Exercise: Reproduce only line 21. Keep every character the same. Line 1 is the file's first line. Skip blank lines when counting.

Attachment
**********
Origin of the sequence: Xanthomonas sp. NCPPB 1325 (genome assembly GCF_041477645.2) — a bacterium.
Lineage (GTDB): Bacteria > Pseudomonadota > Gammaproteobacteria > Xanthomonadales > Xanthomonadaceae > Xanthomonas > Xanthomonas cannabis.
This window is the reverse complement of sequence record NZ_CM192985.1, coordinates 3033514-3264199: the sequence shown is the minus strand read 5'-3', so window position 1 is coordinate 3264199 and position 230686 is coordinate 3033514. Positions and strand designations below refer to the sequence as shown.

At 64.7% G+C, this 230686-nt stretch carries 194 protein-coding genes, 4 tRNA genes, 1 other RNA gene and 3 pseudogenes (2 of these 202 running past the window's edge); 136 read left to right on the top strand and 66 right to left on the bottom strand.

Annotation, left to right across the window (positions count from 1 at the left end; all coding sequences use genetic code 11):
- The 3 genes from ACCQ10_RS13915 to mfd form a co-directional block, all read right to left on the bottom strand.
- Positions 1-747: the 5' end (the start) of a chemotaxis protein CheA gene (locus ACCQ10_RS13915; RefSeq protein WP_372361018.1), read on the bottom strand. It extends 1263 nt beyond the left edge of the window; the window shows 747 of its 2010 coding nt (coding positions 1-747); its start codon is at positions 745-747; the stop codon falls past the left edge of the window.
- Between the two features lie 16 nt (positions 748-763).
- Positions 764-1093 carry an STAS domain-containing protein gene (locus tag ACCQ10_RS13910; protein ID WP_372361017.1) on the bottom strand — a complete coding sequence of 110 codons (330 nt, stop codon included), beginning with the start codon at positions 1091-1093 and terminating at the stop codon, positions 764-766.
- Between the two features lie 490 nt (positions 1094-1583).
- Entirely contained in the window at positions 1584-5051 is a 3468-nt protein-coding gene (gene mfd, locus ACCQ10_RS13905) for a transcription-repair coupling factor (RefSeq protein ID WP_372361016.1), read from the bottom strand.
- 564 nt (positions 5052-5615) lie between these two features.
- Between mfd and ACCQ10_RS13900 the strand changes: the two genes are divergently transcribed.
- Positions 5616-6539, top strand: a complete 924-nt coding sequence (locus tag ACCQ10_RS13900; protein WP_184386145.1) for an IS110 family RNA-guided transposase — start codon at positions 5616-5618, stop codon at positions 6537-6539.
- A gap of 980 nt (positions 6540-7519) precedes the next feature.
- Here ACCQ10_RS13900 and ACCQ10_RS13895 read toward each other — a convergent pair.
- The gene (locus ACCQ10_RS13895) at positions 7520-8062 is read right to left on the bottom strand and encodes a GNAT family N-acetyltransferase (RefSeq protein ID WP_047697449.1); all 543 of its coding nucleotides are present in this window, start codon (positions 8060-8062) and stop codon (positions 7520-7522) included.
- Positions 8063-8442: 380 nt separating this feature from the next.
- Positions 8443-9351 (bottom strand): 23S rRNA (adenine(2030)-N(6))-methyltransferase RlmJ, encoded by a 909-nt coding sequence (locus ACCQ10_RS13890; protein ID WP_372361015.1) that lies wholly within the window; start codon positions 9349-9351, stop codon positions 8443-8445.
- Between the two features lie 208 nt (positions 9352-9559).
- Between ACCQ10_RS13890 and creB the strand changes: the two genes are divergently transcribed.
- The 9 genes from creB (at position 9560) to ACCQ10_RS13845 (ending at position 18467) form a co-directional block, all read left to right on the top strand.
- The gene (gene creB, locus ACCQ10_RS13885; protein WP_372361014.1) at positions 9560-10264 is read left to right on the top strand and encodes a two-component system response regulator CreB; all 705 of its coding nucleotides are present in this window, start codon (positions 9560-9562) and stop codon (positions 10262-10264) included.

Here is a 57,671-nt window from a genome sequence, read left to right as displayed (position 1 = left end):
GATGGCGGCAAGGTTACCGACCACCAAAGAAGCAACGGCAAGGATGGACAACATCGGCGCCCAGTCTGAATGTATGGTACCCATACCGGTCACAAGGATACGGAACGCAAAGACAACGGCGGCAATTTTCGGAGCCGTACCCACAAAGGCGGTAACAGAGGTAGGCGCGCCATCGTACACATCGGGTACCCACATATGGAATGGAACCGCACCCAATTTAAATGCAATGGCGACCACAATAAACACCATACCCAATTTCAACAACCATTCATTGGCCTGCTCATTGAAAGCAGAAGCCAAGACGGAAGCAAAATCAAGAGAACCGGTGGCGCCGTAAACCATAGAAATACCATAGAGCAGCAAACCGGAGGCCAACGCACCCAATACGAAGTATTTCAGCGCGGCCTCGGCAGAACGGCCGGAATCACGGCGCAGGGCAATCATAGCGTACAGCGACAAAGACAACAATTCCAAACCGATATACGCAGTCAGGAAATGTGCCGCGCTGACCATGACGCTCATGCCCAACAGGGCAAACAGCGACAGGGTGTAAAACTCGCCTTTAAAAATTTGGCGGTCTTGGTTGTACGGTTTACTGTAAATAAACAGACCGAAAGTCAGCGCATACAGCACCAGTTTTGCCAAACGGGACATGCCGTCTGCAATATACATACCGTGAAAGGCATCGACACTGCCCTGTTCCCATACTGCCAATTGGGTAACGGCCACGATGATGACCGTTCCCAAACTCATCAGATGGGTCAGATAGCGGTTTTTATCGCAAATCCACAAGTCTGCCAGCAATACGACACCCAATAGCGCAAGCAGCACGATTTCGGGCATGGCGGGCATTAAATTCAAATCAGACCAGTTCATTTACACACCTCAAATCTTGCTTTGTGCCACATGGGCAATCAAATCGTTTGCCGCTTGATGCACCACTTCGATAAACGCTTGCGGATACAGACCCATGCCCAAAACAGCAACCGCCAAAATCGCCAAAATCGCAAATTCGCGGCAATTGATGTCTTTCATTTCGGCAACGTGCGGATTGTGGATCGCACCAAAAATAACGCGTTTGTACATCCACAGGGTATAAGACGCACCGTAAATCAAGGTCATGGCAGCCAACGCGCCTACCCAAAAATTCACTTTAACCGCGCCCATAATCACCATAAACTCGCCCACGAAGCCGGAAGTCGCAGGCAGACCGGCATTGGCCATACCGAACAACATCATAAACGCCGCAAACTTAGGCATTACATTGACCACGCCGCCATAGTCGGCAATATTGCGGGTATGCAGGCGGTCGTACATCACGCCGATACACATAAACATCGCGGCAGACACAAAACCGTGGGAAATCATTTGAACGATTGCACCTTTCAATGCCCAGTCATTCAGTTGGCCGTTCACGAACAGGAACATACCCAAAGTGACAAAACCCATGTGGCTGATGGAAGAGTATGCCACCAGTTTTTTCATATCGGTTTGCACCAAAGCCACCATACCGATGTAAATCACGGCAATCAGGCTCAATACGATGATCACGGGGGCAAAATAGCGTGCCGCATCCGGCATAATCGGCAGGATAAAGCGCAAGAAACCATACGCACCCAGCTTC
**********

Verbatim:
- Between ACCQ10_RS13890 and creB the strand changes: the two genes are divergently transcribed.